unemployment, foreclosures, deficits, unfunded pension
liabilities and government workers.  Posted. 

Judge will high-speed rail injunction request.  A Sacramento
judge will consider a motion for a preliminary injunction that
could derail California's high-speed rail project in the central
San Joaquin Valley.  Judge Timothy Frawley ordered Friday that
three separate lawsuits against the California High-Speed Rail
Authority will be combined for future hearings in Sacramento
Superior Court. The cases are challenging the rail authority's
final approval of environmental reports and a route between
Merced and Fresno -- one of the first sections of tracks that the
authority hopes to begin building next year.  Posted. 


Taxpayers, ratepayers will fund California solar plants.  Driven
by the Obama administration's vision of clean power and energy
independence, the rush to build large-scale solar plants across
the Southwest has created an investors' dream in the desert. 
Taxpayers have poured tens of billions of dollars into solar
projects -- some of which will have all their construction and
development costs financed by the government by the time they
start producing power.  Posted. 

GE 'betting big on gas' with new turbines. The world's largest
gas turbine manufacturer unveiled a new natural gas-fired power
plant yesterday, expressing confidence in long-term cheap gas
supplies and the need to supplement increasing amounts of
renewable electricity. Flanked by California regulators and
international customers, General Electric Co. executives
announced 19 orders for the turbines totaling $1.2 billion. The
company has spent close to $750 million on research and
development, including a $170 million testing center in South
Carolina. Posted.
http://www.eenews.net/energywire/print/2012/09/27/2  BY


Resort’s Snow Won’t Be Pure This Year; It’ll Be Sewage.  Klee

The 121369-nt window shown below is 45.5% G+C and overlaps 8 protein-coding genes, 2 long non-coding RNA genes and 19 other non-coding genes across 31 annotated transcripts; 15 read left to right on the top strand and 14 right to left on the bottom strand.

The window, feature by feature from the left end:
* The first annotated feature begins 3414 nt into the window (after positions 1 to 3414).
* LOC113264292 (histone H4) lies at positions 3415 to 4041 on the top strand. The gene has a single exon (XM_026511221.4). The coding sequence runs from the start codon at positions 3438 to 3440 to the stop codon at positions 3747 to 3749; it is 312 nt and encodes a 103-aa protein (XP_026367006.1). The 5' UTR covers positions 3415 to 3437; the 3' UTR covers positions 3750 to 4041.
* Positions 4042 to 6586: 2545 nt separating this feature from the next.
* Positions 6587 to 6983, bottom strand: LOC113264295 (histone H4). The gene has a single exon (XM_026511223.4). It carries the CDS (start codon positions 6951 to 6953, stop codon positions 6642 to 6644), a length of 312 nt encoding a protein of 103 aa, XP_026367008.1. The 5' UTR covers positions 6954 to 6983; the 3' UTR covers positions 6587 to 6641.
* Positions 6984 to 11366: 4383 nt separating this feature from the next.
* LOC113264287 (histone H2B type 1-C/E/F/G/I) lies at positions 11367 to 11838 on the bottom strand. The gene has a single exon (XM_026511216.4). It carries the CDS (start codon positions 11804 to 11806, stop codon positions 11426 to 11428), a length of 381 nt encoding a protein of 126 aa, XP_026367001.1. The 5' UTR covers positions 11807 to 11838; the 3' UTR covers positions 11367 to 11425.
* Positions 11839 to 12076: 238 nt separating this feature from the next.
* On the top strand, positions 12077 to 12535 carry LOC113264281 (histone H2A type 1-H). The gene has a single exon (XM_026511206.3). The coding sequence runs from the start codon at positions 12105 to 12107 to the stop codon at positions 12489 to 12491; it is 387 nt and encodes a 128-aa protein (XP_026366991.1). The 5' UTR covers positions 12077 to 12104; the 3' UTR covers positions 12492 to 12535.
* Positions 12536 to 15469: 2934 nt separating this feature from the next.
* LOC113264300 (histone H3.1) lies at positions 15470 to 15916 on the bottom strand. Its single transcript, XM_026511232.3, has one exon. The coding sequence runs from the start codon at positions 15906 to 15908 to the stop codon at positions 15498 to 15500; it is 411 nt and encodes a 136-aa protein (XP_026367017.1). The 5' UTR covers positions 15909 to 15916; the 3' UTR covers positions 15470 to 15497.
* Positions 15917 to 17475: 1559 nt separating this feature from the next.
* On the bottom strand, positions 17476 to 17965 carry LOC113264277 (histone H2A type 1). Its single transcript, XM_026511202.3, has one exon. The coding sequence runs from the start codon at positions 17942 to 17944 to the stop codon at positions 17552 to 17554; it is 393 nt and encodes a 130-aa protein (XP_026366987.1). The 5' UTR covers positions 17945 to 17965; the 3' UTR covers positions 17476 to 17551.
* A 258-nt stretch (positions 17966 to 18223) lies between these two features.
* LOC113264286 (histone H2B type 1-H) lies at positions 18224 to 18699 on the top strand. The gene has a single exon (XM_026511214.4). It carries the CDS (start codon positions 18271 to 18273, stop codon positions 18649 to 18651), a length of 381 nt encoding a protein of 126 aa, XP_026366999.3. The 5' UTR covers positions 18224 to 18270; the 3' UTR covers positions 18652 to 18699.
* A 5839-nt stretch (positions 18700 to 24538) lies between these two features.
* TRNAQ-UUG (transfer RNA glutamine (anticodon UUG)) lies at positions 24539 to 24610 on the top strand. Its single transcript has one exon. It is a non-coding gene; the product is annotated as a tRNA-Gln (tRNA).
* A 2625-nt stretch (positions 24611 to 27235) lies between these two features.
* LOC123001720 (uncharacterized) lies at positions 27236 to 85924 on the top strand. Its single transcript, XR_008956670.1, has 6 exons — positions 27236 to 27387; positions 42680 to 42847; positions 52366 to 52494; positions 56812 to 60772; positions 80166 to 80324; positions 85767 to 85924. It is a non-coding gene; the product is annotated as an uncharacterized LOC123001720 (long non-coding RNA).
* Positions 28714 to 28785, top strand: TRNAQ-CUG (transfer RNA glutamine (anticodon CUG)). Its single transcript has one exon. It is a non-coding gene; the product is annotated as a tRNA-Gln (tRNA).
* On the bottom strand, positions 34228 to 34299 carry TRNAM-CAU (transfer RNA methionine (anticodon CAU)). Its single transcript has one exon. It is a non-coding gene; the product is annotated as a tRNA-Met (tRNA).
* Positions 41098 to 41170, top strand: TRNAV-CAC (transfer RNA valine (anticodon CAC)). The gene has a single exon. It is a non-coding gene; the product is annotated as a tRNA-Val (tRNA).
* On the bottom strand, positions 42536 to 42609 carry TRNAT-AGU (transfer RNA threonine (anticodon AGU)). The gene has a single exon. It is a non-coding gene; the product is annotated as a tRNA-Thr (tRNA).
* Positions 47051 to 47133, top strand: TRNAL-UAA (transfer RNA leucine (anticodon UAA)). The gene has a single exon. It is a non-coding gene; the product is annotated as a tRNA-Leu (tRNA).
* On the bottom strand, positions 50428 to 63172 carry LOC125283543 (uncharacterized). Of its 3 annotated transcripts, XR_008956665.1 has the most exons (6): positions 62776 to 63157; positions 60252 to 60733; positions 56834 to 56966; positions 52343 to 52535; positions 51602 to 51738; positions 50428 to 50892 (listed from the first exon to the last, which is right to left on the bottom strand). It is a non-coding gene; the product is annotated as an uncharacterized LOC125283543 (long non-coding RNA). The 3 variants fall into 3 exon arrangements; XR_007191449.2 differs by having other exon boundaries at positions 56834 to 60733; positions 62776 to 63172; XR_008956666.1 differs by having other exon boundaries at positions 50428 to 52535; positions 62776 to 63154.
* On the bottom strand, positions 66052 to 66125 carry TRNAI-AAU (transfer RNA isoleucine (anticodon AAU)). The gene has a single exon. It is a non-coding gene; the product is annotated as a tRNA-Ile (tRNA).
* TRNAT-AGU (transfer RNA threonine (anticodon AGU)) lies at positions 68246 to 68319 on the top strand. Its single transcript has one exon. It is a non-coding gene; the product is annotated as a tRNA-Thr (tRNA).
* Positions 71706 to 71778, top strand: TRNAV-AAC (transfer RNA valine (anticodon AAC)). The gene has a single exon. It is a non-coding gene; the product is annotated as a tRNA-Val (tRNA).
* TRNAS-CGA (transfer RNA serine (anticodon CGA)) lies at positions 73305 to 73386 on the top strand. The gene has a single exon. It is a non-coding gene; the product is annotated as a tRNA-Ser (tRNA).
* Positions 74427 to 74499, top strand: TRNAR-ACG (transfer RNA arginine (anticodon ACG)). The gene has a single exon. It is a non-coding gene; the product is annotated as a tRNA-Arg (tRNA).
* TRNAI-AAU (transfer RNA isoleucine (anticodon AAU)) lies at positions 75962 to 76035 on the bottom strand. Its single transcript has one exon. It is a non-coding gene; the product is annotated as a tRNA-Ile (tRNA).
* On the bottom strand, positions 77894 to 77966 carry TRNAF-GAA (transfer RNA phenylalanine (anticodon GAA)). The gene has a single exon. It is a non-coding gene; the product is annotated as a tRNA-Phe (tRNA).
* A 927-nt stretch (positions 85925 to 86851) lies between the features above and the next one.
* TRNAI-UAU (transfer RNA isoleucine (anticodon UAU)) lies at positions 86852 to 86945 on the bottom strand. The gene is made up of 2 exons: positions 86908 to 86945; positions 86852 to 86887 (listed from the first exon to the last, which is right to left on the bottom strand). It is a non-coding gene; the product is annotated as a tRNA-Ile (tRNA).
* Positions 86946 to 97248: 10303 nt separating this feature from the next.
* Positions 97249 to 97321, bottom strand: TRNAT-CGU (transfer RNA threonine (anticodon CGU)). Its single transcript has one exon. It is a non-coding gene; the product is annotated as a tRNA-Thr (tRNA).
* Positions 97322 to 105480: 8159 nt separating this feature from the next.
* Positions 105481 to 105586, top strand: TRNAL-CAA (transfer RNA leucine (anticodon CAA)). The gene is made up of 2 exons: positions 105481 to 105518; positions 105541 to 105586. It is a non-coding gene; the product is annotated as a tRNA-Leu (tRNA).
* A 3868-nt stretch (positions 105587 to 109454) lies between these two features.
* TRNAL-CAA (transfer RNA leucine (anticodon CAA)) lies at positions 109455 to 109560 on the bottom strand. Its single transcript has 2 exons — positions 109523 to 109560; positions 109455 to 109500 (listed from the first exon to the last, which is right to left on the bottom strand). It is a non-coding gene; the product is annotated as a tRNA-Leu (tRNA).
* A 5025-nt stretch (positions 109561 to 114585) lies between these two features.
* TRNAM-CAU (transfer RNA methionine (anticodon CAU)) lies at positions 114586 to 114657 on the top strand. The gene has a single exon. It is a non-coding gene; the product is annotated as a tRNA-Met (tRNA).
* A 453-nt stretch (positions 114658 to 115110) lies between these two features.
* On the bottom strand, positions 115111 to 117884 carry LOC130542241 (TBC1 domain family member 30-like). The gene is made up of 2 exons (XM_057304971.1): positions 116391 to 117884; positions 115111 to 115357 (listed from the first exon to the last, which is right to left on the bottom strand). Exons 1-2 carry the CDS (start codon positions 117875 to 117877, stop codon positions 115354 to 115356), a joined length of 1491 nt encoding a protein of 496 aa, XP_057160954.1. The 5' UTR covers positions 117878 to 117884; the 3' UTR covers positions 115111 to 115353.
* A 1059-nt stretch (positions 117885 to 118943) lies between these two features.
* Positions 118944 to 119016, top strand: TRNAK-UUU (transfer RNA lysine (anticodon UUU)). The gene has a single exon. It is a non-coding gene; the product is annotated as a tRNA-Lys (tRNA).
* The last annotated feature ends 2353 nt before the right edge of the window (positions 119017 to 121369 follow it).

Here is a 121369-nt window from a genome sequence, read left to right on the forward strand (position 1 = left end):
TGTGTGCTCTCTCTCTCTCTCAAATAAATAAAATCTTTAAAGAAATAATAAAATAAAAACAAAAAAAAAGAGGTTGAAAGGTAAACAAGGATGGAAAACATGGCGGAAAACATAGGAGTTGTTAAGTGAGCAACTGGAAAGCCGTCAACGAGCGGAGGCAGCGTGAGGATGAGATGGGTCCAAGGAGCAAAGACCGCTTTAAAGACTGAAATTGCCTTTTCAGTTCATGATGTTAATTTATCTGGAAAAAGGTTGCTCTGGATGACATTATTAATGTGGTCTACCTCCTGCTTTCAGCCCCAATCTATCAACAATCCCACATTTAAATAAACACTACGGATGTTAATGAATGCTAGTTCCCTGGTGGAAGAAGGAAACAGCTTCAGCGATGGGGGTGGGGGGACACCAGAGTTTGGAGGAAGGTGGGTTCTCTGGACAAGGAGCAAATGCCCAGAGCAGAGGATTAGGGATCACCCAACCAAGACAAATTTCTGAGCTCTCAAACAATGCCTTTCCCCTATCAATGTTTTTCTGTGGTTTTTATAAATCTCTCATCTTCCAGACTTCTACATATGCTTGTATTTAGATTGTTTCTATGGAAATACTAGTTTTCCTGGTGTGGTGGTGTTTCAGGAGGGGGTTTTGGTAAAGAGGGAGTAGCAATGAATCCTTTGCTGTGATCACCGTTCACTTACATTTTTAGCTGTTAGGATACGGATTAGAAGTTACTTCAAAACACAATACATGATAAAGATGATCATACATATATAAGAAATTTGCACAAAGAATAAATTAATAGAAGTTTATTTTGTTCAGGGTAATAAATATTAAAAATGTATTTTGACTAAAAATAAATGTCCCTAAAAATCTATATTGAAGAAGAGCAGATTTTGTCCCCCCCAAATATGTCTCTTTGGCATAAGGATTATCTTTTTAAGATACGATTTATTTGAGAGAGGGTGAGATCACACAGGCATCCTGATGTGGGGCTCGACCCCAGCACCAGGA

Benally, a member of the Navajo tribe, has gone to the mountains
just north of here to pray, and he has gone to get arrested. He
has chained himself to excavators; he has faced down bulldozers.
For 10 years, the soft-spoken activist has fought a ski resort’s
expansion plans in the San Francisco Peaks that include
clear-cutting 74 acres of forest and piping treated sewage
effluent onto a mountain to make snow. Posted.

County contests billion-dollar stormwater rules. Regulations
designed to reduce chronic pollution problems that close beaches
after rainstorms are projected to cost far more than county
officials say they can afford. Expensive regional plans for
cleaning up bacterial contamination are creating a backlash
against stormwater regulators, forcing long-running questions
about the costs and benefits of environmental rules back into the
spotlight. Posted.

Pollution-busting laundry additive gets set to clean up September
26, 2012  Within just two years, we could all be wearing clothes
that purify the air as we simply move around in them. Plans are
now proceeding to commercialise a revolutionary liquid laundry
additive called 'CatClo', which contains microscopic
pollution-eating particles. The new additive is the result of
collaboration between the University of Sheffield and London
College of Fashion, with initial support from the Engineering and
Physical Sciences Research Council (EPSRC). Posted.


Will Surging Oil Prices Prevent Environmental Doom? In the 21st
century, burning hydrocarbons is critical to achieving the
economic expansion that is needed to support the billions of new
people who are projected to inhabit the planet. Yet chasing that
growth could throw so much carbon into the atmosphere that it may